Going back to the episode, I noticed that there are a lot of children in the boot camp. As I found out, many parents put their children there because they are concerned with their children’s behaviors. This is very alarming according to Chinese psychologists and sociologists because of the rapid urbanization and westernization of China, it gradually destroying the once family-centered Chinese into a broken family once. Also, this broken families and possibly the rapid growth of China, children tend to rebel and became trouble-makers. But what is shocking is that parents tend to think that it is their children are at fault rather than them, the parents, itself. That is why some parents came to regret their decision to send their children to the boot camp after learning some brutalities and severe punishments being inflicted upon their children.
As I finished watching this episode, I cannot help but think about this in regards to educational psychology. For me, this Chinese boot camp is an excuse to inflict not just physical scars but also emotional and psychological trauma on the children. Also, the boot camp, in my opinion, is simply fronting as a legitimate school for discipline. Although I understand the principal’s and the teachers’ intention, we left with a question whether they are doing the right thing to motivate and instill a holistic personality among the children.
So now the question; how do we teach the so-called “children from hell”? Certainly it is like moving heaven and earth to achieve this. But one person in the class, Sir Danny, shared his late sister’s experience with the juvenile delinquents in the US. According to him, his sister educates these delinquents with something unconventional yet effective method; she used rap music to teach them education. In fact, it was so effective that many delinquents, from a black to a German immigrant, learned effectively and without any incident. When her sister died, many of her former students mourned and pay their last respect for their beloved teacher. I was touched and impressed with this inspirational story because working with juvenile delinquents in the US is as hazardous as working in a nuclear factory. The story of Sir Danny’s sister is similar to that of Jaime Escalante, a dedicated high school mathematics teacher in the US.
So inspiring even the hardest of all children isn’t enough to teach them and what better method we should use for these type of children. I noticed that Sir Danny’s sister used constructive method of teaching in her class. For me, constructivist approach is probably the easiest and the most effective method because it works on the principle that a child has prior knowledge and must achieve and actively engaged in the construction of knowledge rather than passively receiving it. My only concern in this type of method is the fact that a possible deterrent for this teaching method is that, due to the emphasis on group work, the ideas of the more active students may dominate the group’s conclusions. But this is due to the fact that not all students learn uniformly but at different phases. It is true that more active students may dominate a certain group; it doesn’t necessarily means that the more passive students cannot contribute. I believe that many have this thinking because how constructivist method is implemented and applied is either wrong or poorly-trained.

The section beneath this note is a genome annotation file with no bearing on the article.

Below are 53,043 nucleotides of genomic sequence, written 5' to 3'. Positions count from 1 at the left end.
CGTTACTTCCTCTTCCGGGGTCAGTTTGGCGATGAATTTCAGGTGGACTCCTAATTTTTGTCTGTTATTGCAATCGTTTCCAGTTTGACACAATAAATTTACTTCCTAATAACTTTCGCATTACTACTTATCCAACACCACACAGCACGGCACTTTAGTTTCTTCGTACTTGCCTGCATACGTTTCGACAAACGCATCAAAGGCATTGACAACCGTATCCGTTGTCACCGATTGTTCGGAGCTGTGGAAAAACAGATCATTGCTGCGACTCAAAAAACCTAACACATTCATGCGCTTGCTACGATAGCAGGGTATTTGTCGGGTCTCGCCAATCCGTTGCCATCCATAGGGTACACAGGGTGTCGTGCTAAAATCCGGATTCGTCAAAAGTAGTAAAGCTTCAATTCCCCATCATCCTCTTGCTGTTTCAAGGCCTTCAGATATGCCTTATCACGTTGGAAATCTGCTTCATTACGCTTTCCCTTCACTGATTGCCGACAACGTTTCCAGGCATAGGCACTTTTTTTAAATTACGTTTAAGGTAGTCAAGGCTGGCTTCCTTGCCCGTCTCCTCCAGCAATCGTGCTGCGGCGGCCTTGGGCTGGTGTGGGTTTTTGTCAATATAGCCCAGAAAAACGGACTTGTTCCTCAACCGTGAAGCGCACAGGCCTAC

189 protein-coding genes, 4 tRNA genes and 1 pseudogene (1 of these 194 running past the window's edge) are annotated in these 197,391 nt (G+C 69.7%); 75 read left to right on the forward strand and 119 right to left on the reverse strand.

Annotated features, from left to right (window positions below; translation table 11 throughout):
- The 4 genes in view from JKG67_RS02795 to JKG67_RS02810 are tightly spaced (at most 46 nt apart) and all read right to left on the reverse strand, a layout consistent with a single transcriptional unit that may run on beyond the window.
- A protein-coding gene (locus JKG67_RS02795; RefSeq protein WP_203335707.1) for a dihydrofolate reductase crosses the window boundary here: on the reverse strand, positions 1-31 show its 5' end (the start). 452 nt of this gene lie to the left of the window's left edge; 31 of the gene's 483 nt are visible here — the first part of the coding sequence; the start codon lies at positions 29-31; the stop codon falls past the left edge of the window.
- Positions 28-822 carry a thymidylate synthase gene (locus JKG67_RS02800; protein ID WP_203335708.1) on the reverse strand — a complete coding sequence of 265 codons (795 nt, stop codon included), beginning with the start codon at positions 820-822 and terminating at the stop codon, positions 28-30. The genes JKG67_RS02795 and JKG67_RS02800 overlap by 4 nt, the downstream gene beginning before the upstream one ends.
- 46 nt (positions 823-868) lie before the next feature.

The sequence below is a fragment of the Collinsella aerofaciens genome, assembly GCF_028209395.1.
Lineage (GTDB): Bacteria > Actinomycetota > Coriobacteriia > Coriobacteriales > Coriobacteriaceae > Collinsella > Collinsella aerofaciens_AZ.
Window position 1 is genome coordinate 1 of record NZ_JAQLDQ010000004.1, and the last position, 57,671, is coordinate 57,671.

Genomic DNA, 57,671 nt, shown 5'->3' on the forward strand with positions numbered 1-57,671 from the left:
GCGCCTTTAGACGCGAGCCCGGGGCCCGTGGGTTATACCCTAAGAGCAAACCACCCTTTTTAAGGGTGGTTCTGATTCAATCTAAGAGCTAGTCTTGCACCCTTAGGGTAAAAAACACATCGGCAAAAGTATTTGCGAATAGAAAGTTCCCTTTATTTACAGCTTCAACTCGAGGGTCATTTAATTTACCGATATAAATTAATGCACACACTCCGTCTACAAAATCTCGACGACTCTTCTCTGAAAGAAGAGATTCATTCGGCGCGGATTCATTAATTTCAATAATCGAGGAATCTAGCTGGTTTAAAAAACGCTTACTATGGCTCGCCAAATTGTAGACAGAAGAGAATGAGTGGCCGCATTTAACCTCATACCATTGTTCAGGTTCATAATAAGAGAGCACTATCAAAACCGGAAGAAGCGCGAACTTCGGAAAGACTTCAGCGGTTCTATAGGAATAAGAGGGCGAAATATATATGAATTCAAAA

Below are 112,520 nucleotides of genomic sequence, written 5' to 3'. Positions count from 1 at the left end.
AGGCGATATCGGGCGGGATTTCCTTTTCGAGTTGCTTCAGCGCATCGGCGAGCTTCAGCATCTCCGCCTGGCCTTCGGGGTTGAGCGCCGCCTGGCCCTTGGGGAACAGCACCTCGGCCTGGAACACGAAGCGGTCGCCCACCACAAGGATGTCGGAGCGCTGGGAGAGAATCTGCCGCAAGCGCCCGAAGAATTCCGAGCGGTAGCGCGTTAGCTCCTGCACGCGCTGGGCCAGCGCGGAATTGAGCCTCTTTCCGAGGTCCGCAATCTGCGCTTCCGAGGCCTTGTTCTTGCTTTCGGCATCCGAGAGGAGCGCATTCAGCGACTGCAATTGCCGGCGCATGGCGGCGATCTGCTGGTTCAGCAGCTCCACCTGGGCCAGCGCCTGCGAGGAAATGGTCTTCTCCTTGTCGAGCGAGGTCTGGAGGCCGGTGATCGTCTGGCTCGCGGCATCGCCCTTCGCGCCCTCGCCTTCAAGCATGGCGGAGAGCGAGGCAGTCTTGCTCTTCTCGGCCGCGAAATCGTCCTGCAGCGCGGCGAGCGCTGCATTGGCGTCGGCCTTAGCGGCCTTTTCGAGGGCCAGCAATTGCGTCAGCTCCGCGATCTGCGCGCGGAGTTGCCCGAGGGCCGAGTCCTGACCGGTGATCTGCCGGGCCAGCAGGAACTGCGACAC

Can discovery learning be applied in delinquent children? It is said that practice in discovering for oneself teaches one to acquire information in a way that makes that information more readily viable in problem solving; it may or may not work with delinquent children. It may work because delinquent children have other abilities that can be considered useful like psychomotor skills, and physical strengths. This is useful especially when giving the problem solving exercises through these given skills like in art, mini-plays, music, and dance. It may not work, at the same time, because delinquents can be so stubborn that they won’t even cooperate nor wants to have anything to do with their education. The teacher will then use a lot of motivations and inspirations for these delinquents to finally relents and start their education, thus defeating the purpose of discovery learning theory.